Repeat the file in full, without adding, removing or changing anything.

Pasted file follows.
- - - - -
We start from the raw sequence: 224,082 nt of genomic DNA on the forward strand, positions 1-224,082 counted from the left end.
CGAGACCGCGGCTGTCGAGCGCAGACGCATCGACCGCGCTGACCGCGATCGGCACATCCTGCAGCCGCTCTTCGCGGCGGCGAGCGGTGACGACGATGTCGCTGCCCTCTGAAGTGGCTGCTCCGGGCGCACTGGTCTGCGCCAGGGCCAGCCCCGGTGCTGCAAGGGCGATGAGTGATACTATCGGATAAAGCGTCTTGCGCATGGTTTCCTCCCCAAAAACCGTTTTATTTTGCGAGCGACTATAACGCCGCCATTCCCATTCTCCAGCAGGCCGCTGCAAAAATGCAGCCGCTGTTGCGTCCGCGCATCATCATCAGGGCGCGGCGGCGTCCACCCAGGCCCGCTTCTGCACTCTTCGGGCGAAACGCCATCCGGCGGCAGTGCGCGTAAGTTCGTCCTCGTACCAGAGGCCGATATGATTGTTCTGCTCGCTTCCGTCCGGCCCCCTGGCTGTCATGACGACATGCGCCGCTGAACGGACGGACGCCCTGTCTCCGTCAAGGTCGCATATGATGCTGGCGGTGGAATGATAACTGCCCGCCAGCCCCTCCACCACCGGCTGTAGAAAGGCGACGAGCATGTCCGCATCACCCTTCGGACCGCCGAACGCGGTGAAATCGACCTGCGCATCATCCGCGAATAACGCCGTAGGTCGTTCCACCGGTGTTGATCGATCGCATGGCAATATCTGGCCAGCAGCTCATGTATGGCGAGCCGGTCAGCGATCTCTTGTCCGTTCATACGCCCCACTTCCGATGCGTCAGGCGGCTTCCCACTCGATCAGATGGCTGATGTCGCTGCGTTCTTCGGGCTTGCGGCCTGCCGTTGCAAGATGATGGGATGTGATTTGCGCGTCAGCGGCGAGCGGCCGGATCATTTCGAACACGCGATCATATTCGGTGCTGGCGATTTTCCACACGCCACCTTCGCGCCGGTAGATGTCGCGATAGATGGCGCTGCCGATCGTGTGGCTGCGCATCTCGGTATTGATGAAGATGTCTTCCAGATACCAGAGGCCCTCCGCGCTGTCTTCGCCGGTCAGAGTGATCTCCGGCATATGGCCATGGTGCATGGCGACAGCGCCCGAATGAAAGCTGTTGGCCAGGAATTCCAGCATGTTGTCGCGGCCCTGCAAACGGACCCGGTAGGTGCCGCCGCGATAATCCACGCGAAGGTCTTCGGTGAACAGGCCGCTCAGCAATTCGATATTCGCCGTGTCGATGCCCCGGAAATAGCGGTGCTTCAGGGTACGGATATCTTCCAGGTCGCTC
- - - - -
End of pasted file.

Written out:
We start from the raw sequence: 224,082 nt of genomic DNA on the forward strand, positions 1-224,082 counted from the left end.
CGAGACCGCGGCTGTCGAGCGCAGACGCATCGACCGCGCTGACCGCGATCGGCACATCCTGCAGCCGCTCTTCGCGGCGGCGAGCGGTGACGACGATGTCGCTGCCCTCTGAAGTGGCTGCTCCGGGCGCACTGGTCTGCGCCAGGGCCAGCCCCGGTGCTGCAAGGGCGATGAGTGATACTATCGGATAAAGCGTCTTGCGCATGGTTTCCTCCCCAAAAACCGTTTTATTTTGCGAGCGACTATAACGCCGCCATTCCCATTCTCCAGCAGGCCGCTGCAAAAATGCAGCCGCTGTTGCGTCCGCGCATCATCATCAGGGCGCGGCGGCGTCCACCCAGGCCCGCTTCTGCACTCTTCGGGCGAAACGCCATCCGGCGGCAGTGCGCGTAAGTTCGTCCTCGTACCAGAGGCCGATATGATTGTTCTGCTCGCTTCCGTCCGGCCCCCTGGCTGTCATGACGACATGCGCCGCTGAACGGACGGACGCCCTGTCTCCGTCAAGGTCGCATATGATGCTGGCGGTGGAATGATAACTGCCCGCCAGCCCCTCCACCACCGGCTGTAGAAAGGCGACGAGCATGTCCGCATCACCCTTCGGACCGCCGAACGCGGTGAAATCGACCTGCGCATCATCCGCGAATAACGCCGTAGGTCGTTCCACCGGTGTTGATCGATCGCATGGCAATATCTGGCCAGCAGCTCATGTATGGCGAGCCGGTCAGCGATCTCTTGTCCGTTCATACGCCCCACTTCCGATGCGTCAGGCGGCTTCCCACTCGATCAGATGGCTGATGTCGCTGCGTTCTTCGGGCTTGCGGCCTGCCGTTGCAAGATGATGGGATGTGATTTGCGCGTCAGCGGCGAGCGGCCGGATCATTTCGAACACGCGATCATATTCGGTGCTGGCGATTTTCCACACGCCACCTTCGCGCCGGTAGATGTCGCGATAGATGGCGCTGCCGATCGTGTGGCTGCGCATCTCGGTATTGATGAAGATGTCTTCCAGATACCAGAGGCCCTCCGCGCTGTCTTCGCCGGTCAGAGTGATCTCCGGCATATGGCCATGGTGCATGGCGACAGCGCCCGAATGAAAGCTGTTGGCCAGGAATTCCAGCATGTTGTCGCGGCCCTGCAAACGGACCCGGTAGGTGCCGCCGCGATAATCCACGCGAAGGTCTTCGGTGAACAGGCCGCTCAGCAATTCGATATTCGCCGTGTCGATGCCCCGGAAATAGCGGTGCTTCAGGGTACGGATATCTTCCAGGTCGCTC